Bail Reform Advances in California

Two bail reform bills in the California legislature, by Assemblyman Rob Bonta (D-Oakland) and Sen. Bob Hertzberg (D-Van Nuys), would essentially prevent criminal defendants from having to post money as a condition of release from jail and would shift some power from judges to pretrial services agencies to assess the risks they would pose if allowed out in the community.

Under the new legislation, counties would be required to establish pretrial services agencies to track inmates, remind them of court dates and develop “risk-assessment” tools to determine whether a defendant should be released. The programs, in use in other states, allow court and pretrial staff to use data and other evidence to determine whether a person is a risk to the public or likely to flee their charges.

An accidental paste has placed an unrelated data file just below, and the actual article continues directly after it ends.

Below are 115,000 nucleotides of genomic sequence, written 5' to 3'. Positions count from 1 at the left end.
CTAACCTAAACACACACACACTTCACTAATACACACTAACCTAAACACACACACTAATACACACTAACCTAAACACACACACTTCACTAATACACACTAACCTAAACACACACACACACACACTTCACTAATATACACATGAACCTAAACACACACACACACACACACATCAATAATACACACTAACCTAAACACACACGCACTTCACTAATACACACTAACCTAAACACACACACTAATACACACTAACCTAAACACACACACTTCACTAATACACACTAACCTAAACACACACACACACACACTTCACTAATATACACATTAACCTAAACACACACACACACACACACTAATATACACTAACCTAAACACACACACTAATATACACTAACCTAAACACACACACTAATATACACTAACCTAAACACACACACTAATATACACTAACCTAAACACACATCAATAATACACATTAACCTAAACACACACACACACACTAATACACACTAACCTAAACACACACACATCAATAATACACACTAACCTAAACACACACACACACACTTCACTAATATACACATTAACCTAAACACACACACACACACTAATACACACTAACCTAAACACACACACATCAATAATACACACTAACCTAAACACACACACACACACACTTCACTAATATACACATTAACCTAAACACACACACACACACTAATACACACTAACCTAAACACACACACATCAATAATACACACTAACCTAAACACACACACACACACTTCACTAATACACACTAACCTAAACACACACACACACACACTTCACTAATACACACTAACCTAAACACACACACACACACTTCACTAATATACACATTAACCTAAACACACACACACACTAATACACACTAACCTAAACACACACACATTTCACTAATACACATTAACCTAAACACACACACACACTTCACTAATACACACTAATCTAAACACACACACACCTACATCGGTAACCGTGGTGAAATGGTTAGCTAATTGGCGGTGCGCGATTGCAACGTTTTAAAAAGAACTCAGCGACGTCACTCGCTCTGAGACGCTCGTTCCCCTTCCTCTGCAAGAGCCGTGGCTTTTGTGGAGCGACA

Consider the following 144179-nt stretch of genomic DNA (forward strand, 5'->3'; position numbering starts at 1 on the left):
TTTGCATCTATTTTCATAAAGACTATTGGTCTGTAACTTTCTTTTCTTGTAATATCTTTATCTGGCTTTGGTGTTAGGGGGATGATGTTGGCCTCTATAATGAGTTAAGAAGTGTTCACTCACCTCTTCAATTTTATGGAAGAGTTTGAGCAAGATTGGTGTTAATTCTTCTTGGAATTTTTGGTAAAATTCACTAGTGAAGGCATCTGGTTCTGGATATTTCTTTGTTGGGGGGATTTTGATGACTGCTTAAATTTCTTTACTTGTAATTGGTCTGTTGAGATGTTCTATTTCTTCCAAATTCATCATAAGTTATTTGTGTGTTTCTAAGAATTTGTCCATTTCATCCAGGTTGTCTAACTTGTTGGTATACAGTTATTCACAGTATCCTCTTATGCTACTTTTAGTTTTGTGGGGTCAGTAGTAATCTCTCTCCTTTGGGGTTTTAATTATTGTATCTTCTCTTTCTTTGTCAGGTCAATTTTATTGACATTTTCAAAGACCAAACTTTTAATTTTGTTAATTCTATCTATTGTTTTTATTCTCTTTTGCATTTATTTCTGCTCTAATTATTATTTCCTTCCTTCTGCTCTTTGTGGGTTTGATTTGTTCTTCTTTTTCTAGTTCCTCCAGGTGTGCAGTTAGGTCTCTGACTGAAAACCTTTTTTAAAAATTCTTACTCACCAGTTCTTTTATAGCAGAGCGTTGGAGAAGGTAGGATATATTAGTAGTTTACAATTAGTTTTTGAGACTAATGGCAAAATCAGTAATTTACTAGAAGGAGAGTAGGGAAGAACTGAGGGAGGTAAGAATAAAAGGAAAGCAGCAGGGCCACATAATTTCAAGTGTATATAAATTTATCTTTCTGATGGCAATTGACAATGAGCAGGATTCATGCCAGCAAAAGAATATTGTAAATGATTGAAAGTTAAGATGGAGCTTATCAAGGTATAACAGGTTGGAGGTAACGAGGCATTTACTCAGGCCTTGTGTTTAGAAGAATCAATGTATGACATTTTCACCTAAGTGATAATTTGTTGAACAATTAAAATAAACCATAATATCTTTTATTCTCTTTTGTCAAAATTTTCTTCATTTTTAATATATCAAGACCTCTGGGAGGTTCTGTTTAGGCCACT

In California, where at least two federal lawsuits over bail practices are pending, 2015 data from the Public Policy Institute of California found more than 60% of people in county jails were awaiting either trial or sentencing.

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